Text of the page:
Mercury Group offers a range of services to producers of mercury, including the ?Flasksave? service where the company collects contaminated mercury and delivers elemental mercury to clients. Additionally, the Company also offers major producers an option of leasing all of the equipment necessary to recycle waste materials on site. Having recycled over 30 million lamps in 5 years, this company is a well established specialist in the niche market.
Along the way, several favourable changes in the regulatory environment have helped boost prospects. In July 2004 a new landfill directive enacted by the UK government reduced the number of landfills permitted to take hazardous waste materials from 240 to less than 15 ? with only 2 of these landfill sites specifically being permitted to accept mercury bearing waste. This dramatic switch in how companies could dispose of hazardous material was good news for Mercury Recycling, and the shares responded strongly, racing ahead to 40p in 2005.
This was only the beginning of the good news for MRG however. A year later England and Wales enacted even stricter regulations setting out specific guidelines of waste disposal. Some of the new guidelines including a) pre-notification of the movement of hazardous waste b) all waste leaving a producers premises must have a consignment note c) new guidelines for record keeping of all hazardous material d) receiving site will keep a separate log of what it receives from producers e) Ban on mixing different types of waste material f) requirement to separate mixed waste.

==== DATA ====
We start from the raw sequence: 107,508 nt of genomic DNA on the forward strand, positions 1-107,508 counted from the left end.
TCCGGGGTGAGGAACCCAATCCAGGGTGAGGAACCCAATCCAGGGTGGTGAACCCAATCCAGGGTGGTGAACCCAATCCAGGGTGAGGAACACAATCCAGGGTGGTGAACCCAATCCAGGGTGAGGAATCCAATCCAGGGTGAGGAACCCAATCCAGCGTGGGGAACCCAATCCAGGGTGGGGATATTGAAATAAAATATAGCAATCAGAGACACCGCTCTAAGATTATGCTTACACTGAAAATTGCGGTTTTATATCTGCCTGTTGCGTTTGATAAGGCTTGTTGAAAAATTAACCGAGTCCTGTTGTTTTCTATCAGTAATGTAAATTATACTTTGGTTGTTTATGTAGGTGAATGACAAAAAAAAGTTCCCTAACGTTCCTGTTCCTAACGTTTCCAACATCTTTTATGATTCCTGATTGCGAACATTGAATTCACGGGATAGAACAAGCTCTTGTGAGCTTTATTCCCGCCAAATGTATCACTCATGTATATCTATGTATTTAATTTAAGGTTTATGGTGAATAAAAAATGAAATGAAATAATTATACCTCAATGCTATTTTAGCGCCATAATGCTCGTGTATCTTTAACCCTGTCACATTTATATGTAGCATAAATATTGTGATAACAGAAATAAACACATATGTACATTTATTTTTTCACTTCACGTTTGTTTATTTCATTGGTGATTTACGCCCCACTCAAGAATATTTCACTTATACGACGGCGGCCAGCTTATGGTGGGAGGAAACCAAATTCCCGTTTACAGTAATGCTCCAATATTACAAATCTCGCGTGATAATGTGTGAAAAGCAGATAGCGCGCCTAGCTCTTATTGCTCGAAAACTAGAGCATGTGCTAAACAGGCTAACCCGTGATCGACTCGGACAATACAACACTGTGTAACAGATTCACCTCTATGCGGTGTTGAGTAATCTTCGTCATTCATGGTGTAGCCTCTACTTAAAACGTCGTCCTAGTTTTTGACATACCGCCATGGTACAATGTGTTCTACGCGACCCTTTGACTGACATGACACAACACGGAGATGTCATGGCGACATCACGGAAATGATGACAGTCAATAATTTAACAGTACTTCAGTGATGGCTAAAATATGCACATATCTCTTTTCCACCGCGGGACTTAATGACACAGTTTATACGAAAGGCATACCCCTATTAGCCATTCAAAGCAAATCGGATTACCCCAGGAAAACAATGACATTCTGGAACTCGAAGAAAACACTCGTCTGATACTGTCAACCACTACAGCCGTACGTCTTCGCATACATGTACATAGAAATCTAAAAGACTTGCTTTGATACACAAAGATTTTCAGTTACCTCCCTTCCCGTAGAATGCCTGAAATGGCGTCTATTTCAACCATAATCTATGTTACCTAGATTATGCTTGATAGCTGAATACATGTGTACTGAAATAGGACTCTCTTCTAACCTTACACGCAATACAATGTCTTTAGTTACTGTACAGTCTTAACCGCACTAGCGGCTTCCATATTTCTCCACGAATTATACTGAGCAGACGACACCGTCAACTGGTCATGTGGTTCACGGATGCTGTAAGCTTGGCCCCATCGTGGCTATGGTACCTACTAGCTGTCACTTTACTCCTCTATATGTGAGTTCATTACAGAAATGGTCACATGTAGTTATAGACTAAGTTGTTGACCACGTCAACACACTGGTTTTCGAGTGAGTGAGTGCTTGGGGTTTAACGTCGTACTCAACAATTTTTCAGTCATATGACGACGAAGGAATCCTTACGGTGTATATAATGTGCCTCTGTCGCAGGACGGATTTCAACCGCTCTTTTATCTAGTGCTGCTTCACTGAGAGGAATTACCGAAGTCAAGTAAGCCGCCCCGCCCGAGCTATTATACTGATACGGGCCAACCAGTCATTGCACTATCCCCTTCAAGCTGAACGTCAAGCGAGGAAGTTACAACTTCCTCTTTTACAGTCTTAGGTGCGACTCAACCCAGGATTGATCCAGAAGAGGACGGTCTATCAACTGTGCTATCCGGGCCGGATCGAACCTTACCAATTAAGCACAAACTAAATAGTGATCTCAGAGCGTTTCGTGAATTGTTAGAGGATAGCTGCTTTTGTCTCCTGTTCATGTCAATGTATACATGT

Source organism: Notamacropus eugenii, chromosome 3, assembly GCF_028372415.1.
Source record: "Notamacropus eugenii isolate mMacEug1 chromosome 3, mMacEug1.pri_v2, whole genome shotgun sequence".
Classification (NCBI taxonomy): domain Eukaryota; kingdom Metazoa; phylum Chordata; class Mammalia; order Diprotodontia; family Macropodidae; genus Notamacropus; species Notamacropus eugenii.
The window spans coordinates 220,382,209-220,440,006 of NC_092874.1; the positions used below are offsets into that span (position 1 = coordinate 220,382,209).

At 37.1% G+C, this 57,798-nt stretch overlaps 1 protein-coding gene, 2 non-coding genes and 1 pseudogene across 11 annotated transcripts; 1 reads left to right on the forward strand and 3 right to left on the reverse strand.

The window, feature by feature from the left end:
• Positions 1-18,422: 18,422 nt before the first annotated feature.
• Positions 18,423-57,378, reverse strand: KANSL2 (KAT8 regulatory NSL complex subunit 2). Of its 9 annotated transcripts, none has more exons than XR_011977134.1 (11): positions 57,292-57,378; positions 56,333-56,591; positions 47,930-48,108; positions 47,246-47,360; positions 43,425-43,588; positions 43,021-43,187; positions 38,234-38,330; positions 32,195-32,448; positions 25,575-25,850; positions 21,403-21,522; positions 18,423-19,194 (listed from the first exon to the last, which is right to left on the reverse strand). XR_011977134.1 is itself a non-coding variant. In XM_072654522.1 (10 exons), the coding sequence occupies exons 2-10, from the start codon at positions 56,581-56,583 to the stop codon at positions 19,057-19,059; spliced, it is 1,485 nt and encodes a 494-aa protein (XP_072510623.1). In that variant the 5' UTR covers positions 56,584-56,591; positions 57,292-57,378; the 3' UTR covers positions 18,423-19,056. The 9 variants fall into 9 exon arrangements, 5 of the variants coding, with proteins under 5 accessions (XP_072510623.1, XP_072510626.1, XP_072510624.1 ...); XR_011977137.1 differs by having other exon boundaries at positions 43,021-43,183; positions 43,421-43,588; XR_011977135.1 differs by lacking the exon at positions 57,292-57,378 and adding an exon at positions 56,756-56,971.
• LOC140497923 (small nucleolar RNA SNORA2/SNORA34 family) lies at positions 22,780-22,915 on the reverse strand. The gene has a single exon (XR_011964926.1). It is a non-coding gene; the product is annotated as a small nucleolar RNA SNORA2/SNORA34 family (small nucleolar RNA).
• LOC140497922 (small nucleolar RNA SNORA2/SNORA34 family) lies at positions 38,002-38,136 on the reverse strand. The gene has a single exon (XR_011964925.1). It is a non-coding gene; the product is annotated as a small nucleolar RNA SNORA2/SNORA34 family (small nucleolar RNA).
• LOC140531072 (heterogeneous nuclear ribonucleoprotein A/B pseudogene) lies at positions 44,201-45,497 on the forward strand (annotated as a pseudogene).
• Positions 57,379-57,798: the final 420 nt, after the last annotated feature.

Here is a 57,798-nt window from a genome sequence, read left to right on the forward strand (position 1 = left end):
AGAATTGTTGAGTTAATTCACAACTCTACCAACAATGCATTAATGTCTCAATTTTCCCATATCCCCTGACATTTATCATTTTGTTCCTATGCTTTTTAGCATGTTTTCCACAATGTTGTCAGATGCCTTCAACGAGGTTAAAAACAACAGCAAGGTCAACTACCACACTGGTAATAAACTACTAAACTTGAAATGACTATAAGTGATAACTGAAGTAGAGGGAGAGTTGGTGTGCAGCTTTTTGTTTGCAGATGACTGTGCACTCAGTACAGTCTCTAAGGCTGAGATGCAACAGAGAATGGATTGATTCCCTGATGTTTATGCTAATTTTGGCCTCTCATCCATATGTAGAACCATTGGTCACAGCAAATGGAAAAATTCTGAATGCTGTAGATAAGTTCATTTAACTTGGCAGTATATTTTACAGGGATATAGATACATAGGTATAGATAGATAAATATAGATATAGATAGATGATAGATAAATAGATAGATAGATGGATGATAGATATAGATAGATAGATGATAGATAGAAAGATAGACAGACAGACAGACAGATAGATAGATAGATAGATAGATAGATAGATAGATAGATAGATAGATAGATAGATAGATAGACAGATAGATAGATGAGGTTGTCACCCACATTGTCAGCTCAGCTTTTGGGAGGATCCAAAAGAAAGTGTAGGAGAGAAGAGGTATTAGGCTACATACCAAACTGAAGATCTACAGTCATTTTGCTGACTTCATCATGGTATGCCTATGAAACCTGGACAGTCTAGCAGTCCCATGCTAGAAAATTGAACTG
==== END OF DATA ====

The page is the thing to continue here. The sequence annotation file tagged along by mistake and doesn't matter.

This swathe of new regulations made it economically more practical for a producer of waste material to have the material recycled ? and Mercury Recycling capitalised by expanding its operational capability. This wasn?t the end of the regulatory red tape for producers however, and Mercury Recycling could see on the horizon an even bigger opportunity ? the Waste Electrical and Electronic Equipment (WEEE) Directive.
The WEEE Directive, coming from the people who love making legislation more than anyone else (the European Union) will make it a legal requirement to recycle lamps, tubes and a wide range of electrical equipment. The UK was initially planning to enforce the legislation in 2005, but severe delays predominately blamed on the Environment Agency resulted in the enforcement date being pushed back until July 2007. This severe delay has unnerved Waste Recycling and the market somewhat, as a good deal of its ambitious growth plans for the future relies on the company benefiting from the implementation of the legislation. So what?s a company to do?
Well in the case of MRG it is doing all it can ? consulting the government bodies and major manufacturers. In the meantime, investors have to weigh up the potential impact any further delays or complications that could have on the group?s prospects going forward. Mercury Recycling also has ambitions to expand into Europe, to ensure it can capture a significant slice of any new market ? the UK market alone has an estimated 120 million lamps sold each year; it is estimated only 25% are recycled at the moment.
Despite the concerns surrounding the new legislation, Mercury Group has benefited from earlier enforcements mentioned previously. Full year results for the year ended 31 December 2006 showed total revenues up 11% to approximately £2.4 million, operating profit up 25% to £336,000 and profit before tax of £84,000. The group has cash in the bank of £668,000. However in the same breath the Company cautioned that the ongoing uncertainty surrounding the WEE directive had weakened the outlook. Additionally, CEO Simon Lebor announced that he intended to step down at the end of 2007 and within three days of the announcement sold 150,000 shares at 25 pence per share. This is a only a slither of Mr. Lebor's interest (12.87%), but nonetheless with so much uncertainty surrounding Mercury Recycling, it wasn't the best time to be selling shares in the market from a market sentiment perspective.